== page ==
If you’ve ever opened a Snapple bottle, you’re no doubt familiar with the “pop” (or “click”) sound the cap makes when opened. The Wall Street Journal, in this piece, investigates how firms are doing research for pleasing sounds. Turns out, product noises are a big deal in market research.
The most interesting bit was about Mascara making a sound:
Last month, Clinique introduced High Impact Extreme Volume mascara, which produces a soft, crisp click when the top is twisted shut. The click reassures users that the package is closed and the liquid mascara won’t dry out. But more subtly, Mr. Owen says, the click conveys the elegance of the $19.50 formula.
Mr. Owen and his team fiddled with some 40 prototypes of inner parts of the mascara tube, paying particular attention to the tiny, curved plastic tab, called a “nib,” that emits the click when the top twists over it. By adjusting the slope of the curve and a corresponding tab located inside the top, designers could alter the click’s tone. A steep curve made a high-pitched click, which the team thought sounded cheap. A flatter curve made a dull sound. “We sweated that detail,” Mr. Owen says. “You have to pay attention to it and manage it through all the materials you consider and all the manufacturing steps to be sure you get it right.”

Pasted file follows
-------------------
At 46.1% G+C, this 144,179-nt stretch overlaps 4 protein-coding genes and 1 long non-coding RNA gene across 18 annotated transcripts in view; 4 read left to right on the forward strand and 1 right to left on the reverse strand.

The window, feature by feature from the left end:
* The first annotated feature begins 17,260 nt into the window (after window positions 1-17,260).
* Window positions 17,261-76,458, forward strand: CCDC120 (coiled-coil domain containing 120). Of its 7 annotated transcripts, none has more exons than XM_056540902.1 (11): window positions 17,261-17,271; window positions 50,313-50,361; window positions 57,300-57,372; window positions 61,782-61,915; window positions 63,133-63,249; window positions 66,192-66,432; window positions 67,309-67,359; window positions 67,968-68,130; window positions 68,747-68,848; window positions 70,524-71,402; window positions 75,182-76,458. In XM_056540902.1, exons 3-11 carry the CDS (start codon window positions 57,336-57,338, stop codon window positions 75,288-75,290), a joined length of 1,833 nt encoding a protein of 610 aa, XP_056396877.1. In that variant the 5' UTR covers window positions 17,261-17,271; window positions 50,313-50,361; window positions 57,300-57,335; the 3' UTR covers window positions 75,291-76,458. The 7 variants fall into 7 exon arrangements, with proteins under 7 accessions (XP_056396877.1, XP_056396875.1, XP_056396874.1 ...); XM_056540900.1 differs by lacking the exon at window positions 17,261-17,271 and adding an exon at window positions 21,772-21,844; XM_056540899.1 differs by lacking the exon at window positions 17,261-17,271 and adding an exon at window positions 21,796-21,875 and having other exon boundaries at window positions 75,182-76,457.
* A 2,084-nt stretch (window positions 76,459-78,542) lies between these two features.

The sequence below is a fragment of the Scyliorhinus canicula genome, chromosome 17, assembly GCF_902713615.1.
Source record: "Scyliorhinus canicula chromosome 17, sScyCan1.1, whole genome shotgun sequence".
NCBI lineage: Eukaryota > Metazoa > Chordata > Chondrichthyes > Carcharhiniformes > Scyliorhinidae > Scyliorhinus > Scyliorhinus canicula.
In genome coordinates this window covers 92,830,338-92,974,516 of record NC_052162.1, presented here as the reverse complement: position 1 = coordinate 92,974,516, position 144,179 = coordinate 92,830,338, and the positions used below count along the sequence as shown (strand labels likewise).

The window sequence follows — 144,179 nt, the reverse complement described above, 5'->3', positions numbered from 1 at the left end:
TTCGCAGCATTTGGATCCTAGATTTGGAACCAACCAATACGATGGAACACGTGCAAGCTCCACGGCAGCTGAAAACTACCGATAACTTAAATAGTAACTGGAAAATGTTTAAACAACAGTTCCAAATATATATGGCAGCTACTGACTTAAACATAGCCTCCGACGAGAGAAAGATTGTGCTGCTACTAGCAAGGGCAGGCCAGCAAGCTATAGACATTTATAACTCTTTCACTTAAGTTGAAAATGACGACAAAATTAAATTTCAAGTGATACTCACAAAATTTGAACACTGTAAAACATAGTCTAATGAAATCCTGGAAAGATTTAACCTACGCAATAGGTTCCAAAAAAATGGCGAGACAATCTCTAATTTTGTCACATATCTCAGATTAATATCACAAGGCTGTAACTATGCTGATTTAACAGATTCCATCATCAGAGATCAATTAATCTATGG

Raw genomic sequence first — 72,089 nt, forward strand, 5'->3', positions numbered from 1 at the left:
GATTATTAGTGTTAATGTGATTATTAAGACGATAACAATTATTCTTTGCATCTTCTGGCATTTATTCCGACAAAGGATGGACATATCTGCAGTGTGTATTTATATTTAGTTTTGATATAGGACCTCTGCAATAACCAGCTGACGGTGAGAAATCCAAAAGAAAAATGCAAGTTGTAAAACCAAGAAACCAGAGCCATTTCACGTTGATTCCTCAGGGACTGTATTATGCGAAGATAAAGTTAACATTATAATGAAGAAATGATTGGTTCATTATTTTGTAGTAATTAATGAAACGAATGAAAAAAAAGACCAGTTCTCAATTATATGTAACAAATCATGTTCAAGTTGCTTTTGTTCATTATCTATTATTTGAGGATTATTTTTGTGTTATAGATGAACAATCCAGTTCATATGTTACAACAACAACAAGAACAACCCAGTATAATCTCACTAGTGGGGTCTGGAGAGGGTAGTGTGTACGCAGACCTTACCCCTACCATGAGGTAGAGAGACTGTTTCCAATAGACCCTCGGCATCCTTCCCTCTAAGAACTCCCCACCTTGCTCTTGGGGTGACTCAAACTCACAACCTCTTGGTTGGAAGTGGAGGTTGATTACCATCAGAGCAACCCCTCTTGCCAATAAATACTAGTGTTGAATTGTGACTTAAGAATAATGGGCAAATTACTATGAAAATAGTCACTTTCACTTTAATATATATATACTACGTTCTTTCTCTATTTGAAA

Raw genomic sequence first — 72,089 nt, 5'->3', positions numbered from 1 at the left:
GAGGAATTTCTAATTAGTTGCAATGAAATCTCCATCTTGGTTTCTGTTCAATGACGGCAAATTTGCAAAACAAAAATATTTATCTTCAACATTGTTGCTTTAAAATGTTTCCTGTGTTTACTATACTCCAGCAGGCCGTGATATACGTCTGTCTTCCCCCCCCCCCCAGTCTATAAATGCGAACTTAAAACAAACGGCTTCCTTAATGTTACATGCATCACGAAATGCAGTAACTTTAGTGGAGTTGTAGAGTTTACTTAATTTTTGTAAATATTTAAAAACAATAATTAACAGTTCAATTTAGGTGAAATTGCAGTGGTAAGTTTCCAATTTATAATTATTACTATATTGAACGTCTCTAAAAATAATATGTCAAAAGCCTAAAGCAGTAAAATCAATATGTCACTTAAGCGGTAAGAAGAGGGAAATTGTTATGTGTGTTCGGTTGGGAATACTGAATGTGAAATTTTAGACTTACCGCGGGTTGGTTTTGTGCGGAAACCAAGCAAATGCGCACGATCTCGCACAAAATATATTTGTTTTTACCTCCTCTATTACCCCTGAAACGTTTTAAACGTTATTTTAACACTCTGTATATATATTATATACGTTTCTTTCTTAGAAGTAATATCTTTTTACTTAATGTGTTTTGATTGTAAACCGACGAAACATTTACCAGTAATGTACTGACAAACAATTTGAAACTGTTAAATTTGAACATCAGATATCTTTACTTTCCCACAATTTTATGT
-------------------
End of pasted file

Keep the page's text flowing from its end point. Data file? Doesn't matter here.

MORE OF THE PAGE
One of the largest companies in the United States, General Electric,
[W]orked with a sound designer who composed a “soundtrack” for each of its four major brands. Instead of beeps, rings and buzzes, the appliances play snippets of their song. Turn on a machine and hear the music crescendo; turn it off, and the same snippet decrescendos. For time-sensitive alerts, like a timer, the music becomes increasingly urgent.
Each brand’s music is meant to appeal to the target customer. Hotpoint, a budget-friendly line, will have a grunge-rock tune. The Monogram line, GE’s priciest, will feature light piano music. “This is more Aaron Copland,” says David Bingham, GE Appliances’ senior interaction designer. “Very forward-looking and elegant-feeling.”